As we make algorithms that can improve themselves — stumbling first steps on the road to artificial intelligence — how should we regulate them? Should we require them to tell us their every step […] Or should we let the algorithms run unfettered? Nara Logics’ Jana Eggers […] suggests that a good approach is to have algorithms explain themselves. After all, humans are terrible at tracking their actions, but software has no choice but to do so. Each time a machine learning algorithm generates a conclusion, it should explain why it did so. Then auditors and regulators can query the justifications to see if they’re allowed. On the surface, this seems like a good idea: Just turn on logging, and you’ll have a detailed record of why an algorithm chose a particular course of action, or classified something a certain way. […] There’s a tension between transparent regulation of the algorithms that rule our futures (having them explain themselves to us so we can guide and hone them) and the speed and alacrity with which an unfettered algorithm can evolve, adapt, and improve better than others. Is he who hesitates to unleash an AI without guidance lost? There’s no simple answer here. It’s more like parenting than computer science: Giving your kid some freedom, and a fundamental moral framework, and then randomly checking in to see that the kid isn’t a jerk. But simply asking to share the algorithm won’t give us the controls and changes we’re hoping to see.
From the very beginning, since Archillect was made to find images by following a certain relational structure, I had to trust that Archillect would have a certain character in what she found and shared, which would create an almost personal profile. This is the reason I wanted to present Archillect as a person rather than a random bot. As people perceived Archillect as a character, a personality, they also contributed to the project through the ways they interacted with the project as a result of this perception. This was important to me.
For the foreseeable future, “artificial intelligence” is really just a term to describe advanced analysis of massive datasets, and the models that use that data to identify patterns or make predictions about everything from traffic patterns to criminal justice outcomes. AI can’t think for itself — it’s taught by humans to perform tasks based on the “training data” that we provide, and these systems operate within parameters that we define. But this data often reflects unhealthy social dynamics, like race and gender-based discrimination, that can be easy to miss because we’ve become so desensitized to their presence in society.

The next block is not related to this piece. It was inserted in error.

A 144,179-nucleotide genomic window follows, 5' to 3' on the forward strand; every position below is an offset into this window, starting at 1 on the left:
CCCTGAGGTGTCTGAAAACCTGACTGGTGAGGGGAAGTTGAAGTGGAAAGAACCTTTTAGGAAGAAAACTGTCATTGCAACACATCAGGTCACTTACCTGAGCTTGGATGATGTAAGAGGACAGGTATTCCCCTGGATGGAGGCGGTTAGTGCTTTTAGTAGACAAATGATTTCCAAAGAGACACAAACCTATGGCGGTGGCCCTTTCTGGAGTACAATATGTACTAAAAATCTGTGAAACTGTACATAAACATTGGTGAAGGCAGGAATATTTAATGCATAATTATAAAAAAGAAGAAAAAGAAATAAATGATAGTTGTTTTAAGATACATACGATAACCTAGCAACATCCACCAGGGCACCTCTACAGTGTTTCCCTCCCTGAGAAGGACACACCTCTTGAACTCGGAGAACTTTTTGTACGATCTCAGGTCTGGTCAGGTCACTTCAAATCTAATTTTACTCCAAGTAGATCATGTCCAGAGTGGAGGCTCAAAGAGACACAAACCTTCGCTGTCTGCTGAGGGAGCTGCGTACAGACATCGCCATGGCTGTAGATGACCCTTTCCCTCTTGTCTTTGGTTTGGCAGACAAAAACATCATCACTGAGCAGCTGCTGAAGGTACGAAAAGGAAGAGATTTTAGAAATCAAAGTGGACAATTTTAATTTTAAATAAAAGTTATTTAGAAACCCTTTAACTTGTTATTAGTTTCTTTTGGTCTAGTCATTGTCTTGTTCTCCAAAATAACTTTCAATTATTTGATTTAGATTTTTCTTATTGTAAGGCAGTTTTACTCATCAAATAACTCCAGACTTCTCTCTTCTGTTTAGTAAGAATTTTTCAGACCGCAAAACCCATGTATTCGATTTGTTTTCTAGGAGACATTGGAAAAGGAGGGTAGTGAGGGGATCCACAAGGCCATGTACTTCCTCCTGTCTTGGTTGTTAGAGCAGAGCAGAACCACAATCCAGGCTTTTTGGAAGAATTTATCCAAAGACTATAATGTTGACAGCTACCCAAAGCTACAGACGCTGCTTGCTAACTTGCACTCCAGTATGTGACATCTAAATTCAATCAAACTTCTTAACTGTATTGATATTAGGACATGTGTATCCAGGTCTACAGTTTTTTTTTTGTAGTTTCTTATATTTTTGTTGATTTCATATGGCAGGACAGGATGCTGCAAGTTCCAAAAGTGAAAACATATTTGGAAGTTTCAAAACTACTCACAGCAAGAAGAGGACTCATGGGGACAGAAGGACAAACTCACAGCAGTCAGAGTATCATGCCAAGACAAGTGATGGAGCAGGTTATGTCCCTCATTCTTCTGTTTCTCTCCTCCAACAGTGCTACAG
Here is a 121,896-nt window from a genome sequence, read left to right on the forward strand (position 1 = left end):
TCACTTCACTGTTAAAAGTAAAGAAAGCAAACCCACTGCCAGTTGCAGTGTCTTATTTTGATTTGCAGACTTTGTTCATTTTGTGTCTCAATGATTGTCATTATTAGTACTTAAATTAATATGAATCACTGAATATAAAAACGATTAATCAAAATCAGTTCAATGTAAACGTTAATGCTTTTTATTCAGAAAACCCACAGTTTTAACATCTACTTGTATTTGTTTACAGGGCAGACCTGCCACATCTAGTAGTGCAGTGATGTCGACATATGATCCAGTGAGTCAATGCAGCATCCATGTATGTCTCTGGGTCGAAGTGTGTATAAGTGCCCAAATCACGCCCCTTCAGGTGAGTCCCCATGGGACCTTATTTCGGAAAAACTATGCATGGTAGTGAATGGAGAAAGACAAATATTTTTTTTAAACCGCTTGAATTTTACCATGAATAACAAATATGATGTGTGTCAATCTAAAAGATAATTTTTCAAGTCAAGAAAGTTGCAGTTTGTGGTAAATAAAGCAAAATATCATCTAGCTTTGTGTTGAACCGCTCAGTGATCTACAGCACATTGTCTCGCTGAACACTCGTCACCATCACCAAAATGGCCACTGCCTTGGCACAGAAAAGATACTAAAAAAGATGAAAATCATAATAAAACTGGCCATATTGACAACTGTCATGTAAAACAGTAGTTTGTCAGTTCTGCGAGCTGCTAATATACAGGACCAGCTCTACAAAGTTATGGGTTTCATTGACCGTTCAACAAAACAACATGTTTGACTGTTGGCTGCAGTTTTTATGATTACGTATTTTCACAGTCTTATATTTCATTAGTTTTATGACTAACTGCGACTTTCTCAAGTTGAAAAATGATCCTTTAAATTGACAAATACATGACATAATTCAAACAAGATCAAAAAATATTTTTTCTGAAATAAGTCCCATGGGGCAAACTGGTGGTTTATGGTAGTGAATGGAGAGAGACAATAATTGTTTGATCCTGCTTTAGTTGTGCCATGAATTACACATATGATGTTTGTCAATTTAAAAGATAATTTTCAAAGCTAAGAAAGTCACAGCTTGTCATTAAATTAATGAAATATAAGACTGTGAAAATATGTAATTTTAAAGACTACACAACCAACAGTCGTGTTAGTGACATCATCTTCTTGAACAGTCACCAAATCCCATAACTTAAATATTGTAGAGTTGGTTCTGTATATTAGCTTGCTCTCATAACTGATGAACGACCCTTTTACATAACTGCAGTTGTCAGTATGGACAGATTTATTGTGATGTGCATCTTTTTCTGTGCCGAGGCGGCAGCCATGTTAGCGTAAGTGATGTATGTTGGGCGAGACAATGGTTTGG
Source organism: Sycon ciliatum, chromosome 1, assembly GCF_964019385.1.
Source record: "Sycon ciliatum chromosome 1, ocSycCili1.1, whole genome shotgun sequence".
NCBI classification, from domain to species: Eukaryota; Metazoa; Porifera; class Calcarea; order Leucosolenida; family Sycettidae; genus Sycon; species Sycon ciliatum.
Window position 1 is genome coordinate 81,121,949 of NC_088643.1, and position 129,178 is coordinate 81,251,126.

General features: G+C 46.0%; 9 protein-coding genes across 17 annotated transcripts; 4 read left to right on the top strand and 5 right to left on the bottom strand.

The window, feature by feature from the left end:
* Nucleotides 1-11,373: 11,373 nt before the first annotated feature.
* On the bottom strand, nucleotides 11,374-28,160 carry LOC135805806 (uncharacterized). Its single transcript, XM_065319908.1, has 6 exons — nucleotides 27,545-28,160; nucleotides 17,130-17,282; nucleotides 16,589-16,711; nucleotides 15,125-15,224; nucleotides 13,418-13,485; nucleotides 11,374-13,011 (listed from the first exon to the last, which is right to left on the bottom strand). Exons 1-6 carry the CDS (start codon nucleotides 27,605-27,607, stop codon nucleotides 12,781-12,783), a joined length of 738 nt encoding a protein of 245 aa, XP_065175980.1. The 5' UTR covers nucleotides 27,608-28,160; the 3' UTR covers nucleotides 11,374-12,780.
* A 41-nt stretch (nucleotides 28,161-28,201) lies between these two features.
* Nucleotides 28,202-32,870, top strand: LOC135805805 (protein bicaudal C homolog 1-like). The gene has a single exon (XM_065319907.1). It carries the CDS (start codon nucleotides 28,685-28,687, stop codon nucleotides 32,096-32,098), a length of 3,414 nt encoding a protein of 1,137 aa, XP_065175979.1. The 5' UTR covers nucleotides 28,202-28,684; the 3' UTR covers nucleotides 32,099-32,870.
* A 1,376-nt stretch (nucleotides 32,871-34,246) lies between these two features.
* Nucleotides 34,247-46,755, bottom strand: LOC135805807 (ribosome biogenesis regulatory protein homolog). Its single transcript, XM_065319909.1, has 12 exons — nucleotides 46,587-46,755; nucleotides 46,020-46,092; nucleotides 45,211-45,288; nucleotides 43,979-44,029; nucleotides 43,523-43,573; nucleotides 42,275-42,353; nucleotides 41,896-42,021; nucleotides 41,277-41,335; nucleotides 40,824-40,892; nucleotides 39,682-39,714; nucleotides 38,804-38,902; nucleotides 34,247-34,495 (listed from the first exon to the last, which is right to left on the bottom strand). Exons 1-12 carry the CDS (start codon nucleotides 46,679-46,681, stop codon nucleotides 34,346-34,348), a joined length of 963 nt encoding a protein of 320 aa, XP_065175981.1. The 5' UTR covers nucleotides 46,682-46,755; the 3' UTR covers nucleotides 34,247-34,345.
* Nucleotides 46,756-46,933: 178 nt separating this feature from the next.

Modern research has become so specialized that our notion of impact is sometimes siloed. A world-class clinician may be rewarded for inventing a new surgery; an AI researcher may get credit for beating the world record on MNIST. When two fields cross, there can sometimes be fear, misunderstanding, or culture clashes. We’re not unique in history. In 1944, the foundations of quantum physics had been laid, including, dramatically, the later detonation of the first atomic bomb. After the war, a generation of physicists turned their attention to biology. In the 1944 book What is Life?, Erwin Schrödinger referred to a sense of noblesse oblige that prevented researchers in disparate fields from collaborating deeply, and “beg[ged] to renounce the noblesse”
The ‘Terror of War’ case, then, is the tip of the iceberg: a rare visible instance that points to a much larger mass of unseen automated and semi-automated decisions. The concern is that most of these ‘weak AI’ systems are making decisions that don’t garner such attention. They are embedded at the back-end of systems, working at the seams of multiple data sets, with no consumer-facing interface. Their operations are mainly unknown, unseen, and with impacts that are take enormous effort to detect.
In recent months, the Alphabet Inc. unit put a DeepMind AI system in control of parts of its data centers to reduce power consumption by manipulating computer servers and related equipment like cooling systems. It uses a similar technique to DeepMind software that taught itself to play Atari video games, Hassabis said in an interview at a recent AI conference in New York. The system cut power usage in the data centers by several percentage points, “which is a huge saving in terms of cost but, also, great for the environment,” he said. The savings translate into a 15 percent improvement in power usage efficiency, or PUE, Google said in a statement. PUE measures how much electricity Google uses for its computers, versus the supporting infrastructure like cooling systems.